So your basil died in a freeze and you accidentally overwatered your tomatoes. We get it. Not everyone has a green thumb. (Gardening can be super tricky even if you do!)
That said, there’s one crop that’s surprisingly easy to grow — and it just so happens to be a perennial favorite (literally): potatoes.
With a few simple tips, you’ll be well on your way to enjoying home-grown spuds for mashing, smashing, and roasting. Read on to learn more about how to grow potatoes in your garden — or even on your balcony or patio.
Potatoes originated in the Andes mountains of South America, where local farmers cultivate more than 4,000 potato varieties. They’re a member of the nightshade family, along with tomatoes, peppers, and eggplant. Like the other nightshades, potatoes are a warm season crop that require a frost-free growing season.
One intriguing difference between potatoes and other nightshades is that, instead of sprouting from seeds, potatoes grow from underground tubers, which are also the edible part of the plant. You start potato plants from so-called “seed” potatoes (aka old potatoes), or pieces of potato from the previous year’s crop.
Although there are some similarities between potatoes and sweet potatoes, the sweet variety is a member of the morning glory family. Tasty as they are, sweet potatoes have different growing requirements than regular potatoes, so we won’t cover cultivating them here.
To choose the best potato varieties to grow in your garden, give some thought to how you like to prepare them, and how long you need them to last in storage. You have your choice of a few categories: Potatoes may have “floury,” “waxy,” or “all-purpose” flesh. In general, they can be stored anywhere from 2-6 months.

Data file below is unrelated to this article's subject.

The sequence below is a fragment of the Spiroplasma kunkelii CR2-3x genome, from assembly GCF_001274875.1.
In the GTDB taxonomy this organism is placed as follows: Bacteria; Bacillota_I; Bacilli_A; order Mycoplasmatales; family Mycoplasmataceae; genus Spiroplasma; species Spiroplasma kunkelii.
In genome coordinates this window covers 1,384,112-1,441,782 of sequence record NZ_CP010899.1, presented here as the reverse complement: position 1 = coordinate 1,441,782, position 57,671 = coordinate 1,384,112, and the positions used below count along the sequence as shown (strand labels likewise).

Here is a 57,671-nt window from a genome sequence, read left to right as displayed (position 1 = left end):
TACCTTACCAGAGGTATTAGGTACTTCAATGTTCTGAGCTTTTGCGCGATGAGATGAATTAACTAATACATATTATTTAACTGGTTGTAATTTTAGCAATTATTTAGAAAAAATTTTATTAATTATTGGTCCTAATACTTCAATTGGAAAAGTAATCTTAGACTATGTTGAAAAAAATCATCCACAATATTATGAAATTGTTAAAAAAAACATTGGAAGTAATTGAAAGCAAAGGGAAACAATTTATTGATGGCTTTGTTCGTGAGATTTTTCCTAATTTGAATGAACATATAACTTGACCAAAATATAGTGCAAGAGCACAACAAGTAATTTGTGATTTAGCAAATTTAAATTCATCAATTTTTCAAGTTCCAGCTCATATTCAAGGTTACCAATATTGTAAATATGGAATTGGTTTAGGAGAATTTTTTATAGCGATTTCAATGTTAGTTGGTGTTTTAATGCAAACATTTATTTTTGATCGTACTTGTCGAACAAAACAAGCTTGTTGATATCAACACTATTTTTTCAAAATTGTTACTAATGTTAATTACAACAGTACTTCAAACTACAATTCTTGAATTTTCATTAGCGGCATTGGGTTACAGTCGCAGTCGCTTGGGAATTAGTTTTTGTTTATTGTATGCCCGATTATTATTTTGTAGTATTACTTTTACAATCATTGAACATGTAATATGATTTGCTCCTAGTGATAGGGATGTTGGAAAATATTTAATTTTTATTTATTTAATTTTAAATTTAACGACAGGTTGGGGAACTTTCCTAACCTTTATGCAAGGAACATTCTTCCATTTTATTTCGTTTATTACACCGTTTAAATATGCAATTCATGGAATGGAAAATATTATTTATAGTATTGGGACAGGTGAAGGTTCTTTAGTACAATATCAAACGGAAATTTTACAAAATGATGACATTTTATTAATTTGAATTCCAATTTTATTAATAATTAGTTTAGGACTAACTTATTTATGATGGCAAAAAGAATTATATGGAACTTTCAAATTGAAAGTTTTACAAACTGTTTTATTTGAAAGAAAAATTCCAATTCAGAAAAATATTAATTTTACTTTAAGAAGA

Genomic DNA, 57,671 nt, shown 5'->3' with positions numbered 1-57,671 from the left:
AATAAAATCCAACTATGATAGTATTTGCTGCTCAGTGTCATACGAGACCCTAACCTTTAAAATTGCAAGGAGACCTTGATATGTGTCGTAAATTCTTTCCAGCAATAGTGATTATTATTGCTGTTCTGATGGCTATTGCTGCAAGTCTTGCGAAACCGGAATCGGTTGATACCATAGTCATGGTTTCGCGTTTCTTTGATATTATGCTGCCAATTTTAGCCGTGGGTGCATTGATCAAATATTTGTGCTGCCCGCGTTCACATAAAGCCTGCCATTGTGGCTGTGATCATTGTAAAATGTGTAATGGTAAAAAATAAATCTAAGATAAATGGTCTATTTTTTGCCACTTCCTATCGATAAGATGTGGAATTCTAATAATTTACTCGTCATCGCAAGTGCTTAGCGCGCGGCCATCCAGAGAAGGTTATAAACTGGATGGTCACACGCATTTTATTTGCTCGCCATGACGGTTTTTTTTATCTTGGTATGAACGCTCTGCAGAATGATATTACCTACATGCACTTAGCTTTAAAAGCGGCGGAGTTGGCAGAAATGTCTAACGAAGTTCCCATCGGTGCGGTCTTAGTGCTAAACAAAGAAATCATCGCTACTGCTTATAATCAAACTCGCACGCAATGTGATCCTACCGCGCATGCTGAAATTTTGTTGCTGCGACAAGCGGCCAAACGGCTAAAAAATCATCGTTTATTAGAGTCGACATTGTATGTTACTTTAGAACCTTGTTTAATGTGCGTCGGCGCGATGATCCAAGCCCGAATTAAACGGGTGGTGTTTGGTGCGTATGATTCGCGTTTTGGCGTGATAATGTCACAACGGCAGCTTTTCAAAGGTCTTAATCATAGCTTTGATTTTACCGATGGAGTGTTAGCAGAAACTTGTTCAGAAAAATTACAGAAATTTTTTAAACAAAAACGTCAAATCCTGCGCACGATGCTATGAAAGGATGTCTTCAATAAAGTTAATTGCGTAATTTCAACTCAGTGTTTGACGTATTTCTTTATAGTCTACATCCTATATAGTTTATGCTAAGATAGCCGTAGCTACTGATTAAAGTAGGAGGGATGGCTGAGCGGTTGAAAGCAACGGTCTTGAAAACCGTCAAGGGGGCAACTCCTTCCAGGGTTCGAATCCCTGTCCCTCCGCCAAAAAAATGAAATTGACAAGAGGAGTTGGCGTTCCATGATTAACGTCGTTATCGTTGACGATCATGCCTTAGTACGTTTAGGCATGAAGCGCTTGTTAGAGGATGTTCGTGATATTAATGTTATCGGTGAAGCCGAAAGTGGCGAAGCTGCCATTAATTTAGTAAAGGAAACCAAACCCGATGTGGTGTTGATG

Floury types include the ever-popular brown-skinned Burbank Russet potato. Because their cells break down and become absorbent when cooked, these common brown potatoes are perfect for mashed or baked potatoes. Floury potatoes have a moderate storage life of 2-3 months.
The cells of waxy potato flesh, on the other hand, don’t break down when cooked. Red potatoes like Pontiac and Red Norland are some of the best known types in this category (but white potatoes such as Kennebec fall under the waxy umbrella as well).
Because they don’t break down as easily, the sturdy, waxy guys are great for soups and stews, roasting, and potato salad. Waxy potatoes store well, too. You’ll get up to 6 months from this variety.
Last but not least, all-purpose potatoes have a creamy texture that holds its shape after cooking. Popular all-purpose potatoes for home gardeners include Yukon Gold and German Butterball. (No relation to the turkey.) These spuds can be stored up to 6 months.
For the more elegantly inclined, fancy fingerling potatoes are waxy flesh types that are genetically predisposed to grow long and thin. Fingerlings like Rose Finn Apple or Russian Banana are a good choice if you like smaller potatoes, but want the ability to store them for up to several months.